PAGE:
George M. Newell Flagpole Dedication
July 18, 2010
From Earlene Arnett, Director: "Today we gather to dedicate this flagpole in memory of George Newell. How fitting today is July 18th, the birthday of George. He was not only dedicated to his family and job, but also his community and his country. So not only is the day appropriate but dedicating this flagpole represents George's passion to fight for what he believed in. The SCPL Board of Trustees, library staff, and Friends of the SCPL are honored to be a part of this recognition."
We wish to extend a special thank you to all who contributed in order to make this special dedication happen.
Flag History by Chuck Witt
"Our current American flag had many antecedents, including flags with snakes and trees on them and the first flags carried into battle by Americans were regimental or colony flags. Flags and pennants were originally carried in battle as a means of conveying commands.
During the American War for Independence, not only were regimental and colony flags carried, but an American flag sporting the familiar red and white stripes was used. This flag, called the Continental Colors had in the upper left corner a smaller version of the British flag (called the Union Jack). It seems odd now that, for two years of that war, American forces carried a flag with the emblem of their opponent. The Union Jack is today part of the state flag of Hawaii.
On June 14, 1777, the Continental Congress adopted the standard flag consisting of 13 stripes and 13 stars. When Vermont was added to the union in 1791 and Kentucky in 1792, the configuration of the flag was changed to 15 stripes and 15 stars. This flag would remain the official flag for the next 23 years, until in 1818 when the Third Flag Act stipulated that, henceforth, the official flag would contain 13 stripes and a new star added for each state.
It is almost universally conceded now (despite American mythology) that Betsy Ross did not sew the first American flag. It was not until the late 1800s that her descendants began an effort to have her recognized as the first flag sewer.
When the American Civil War began, President Lincoln refused to have the number of stars changed to reflect the secession of the southern states, so union forces continued to carry a 34 star flag throughout the conflict.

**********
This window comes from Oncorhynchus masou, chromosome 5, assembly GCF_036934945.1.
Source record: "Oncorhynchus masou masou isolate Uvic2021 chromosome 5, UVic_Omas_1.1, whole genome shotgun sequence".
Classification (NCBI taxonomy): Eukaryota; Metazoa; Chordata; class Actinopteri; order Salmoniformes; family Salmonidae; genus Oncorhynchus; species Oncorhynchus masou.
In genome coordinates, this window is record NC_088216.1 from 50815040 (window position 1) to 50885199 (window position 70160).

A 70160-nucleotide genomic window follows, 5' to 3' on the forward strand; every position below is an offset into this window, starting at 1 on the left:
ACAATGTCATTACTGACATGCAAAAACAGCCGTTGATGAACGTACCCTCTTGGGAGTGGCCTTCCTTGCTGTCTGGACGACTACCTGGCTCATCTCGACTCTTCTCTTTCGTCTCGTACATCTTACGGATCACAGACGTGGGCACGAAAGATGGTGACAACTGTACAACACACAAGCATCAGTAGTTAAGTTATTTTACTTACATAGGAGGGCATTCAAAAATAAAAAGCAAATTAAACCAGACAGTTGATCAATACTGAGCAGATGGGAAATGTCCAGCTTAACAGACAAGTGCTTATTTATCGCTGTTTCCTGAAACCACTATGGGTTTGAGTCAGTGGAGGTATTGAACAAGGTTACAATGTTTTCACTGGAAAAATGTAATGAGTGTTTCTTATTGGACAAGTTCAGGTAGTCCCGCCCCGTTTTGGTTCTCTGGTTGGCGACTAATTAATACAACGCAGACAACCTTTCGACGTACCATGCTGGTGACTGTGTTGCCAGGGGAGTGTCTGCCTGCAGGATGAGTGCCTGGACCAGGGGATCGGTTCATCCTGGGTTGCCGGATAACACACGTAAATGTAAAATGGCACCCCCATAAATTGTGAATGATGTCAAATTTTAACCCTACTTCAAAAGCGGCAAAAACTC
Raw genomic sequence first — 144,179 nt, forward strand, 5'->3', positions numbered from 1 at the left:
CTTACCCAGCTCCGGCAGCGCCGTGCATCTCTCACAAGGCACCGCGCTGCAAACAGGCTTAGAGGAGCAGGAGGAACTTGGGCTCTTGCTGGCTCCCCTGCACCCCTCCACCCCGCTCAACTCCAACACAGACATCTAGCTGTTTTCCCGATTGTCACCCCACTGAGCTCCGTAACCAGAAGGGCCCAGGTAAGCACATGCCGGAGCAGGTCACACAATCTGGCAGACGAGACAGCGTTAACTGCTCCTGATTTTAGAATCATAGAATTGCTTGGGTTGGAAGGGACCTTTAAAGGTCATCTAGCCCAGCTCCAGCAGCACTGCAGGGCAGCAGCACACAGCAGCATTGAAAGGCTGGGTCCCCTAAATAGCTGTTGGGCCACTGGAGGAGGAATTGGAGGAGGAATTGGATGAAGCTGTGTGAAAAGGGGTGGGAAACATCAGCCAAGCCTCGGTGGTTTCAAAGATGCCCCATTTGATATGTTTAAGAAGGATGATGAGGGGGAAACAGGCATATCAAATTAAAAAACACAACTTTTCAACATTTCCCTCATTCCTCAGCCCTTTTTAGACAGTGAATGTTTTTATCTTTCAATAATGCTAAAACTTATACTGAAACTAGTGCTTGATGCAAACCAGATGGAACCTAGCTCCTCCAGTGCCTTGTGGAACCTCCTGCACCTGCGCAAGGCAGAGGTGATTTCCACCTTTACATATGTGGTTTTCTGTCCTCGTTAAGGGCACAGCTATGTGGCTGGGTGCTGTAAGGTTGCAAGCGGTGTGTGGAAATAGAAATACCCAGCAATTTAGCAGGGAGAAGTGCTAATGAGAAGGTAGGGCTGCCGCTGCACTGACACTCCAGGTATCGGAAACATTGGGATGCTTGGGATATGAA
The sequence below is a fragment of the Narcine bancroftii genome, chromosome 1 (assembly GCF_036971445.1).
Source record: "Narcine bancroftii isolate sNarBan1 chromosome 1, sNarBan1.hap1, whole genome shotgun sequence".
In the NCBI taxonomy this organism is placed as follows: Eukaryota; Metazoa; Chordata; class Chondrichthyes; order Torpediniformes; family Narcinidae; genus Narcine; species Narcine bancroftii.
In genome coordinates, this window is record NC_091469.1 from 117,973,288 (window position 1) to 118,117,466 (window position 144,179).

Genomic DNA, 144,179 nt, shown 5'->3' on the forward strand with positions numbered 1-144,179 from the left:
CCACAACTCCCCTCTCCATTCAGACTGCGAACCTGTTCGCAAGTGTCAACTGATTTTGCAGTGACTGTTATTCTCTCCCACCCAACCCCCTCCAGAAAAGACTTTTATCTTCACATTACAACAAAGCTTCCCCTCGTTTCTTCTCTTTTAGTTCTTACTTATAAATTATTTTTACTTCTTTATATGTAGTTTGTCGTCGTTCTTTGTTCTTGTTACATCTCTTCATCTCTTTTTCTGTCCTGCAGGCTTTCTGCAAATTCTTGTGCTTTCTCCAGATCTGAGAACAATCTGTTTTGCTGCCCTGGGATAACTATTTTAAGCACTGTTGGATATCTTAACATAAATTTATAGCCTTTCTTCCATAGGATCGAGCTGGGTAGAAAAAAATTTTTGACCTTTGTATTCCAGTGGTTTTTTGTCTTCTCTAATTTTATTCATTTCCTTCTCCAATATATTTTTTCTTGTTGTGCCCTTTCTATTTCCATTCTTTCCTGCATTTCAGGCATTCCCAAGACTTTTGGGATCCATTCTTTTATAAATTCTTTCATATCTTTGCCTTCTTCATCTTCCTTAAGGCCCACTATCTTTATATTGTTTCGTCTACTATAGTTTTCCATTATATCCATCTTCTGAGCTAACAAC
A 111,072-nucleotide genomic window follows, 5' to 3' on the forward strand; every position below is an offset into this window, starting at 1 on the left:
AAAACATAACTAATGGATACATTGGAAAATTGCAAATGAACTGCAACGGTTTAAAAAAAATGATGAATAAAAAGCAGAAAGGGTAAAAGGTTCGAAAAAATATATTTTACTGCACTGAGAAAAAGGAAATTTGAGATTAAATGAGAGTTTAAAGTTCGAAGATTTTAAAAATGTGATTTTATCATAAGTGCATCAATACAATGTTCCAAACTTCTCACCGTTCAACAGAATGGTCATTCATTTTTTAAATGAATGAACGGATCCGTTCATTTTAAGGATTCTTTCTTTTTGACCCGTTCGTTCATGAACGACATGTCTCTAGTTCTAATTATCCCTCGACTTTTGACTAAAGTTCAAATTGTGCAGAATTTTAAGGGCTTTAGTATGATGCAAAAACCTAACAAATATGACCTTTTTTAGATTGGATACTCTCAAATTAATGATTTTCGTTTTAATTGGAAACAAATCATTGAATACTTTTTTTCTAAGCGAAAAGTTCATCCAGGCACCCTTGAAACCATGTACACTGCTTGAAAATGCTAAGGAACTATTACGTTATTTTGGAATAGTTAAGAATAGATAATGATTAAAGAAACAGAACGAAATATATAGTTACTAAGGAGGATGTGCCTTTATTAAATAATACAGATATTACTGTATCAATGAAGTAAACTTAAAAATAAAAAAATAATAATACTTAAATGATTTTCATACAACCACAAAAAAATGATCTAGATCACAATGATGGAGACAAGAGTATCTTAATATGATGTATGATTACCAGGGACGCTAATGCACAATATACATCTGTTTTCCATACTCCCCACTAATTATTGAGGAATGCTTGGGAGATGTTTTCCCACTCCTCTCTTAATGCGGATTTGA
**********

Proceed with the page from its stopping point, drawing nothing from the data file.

As more states entered the union, the number of stars continued to rise until, in 1912, that number reached 48. The 48-star flag was flown until 1959 at which time two stars were added for Alaska and Hawaii. The 48-star flag flew for 47 years.
In 2007, the 50-star flag finally became the design which has flown longer than any other national flag. The 50-star flag was designed by a Columbus, Ohio 17-year old high school junior named Robert Heft as part of an American history project. He received a B-minus for the project. His teacher told him that if Congress accepted the design, he would change the grade to an A. Heft took the flag to his congressman, who delivered it to a committee appointed by President Eisenhower to select a 50-star design. The committee submitted 5 designs to the President for final selection and Heft's was chosen.
A few interesting milestones:
--The Star Spangled Banner was written in 1814 but did not become the official National Anthem until 1931.
--The Pledge of Allegiance was written by a Baptist minister in 1892 but was not recognized by the federal government until 1942. In 1954 the words "under God" were added.
--The Flag Code, put together primarily by the American Legion in 1923 and 1924 was not made into law until 1942.
--The June 14th Flag Day Commemoration was instigated in 1885 but did not receive Presidential sanction until 1949."
**Information from Leepson, Marc. Flag: An American Biography. New York: Thomas Dunne Books. 2005.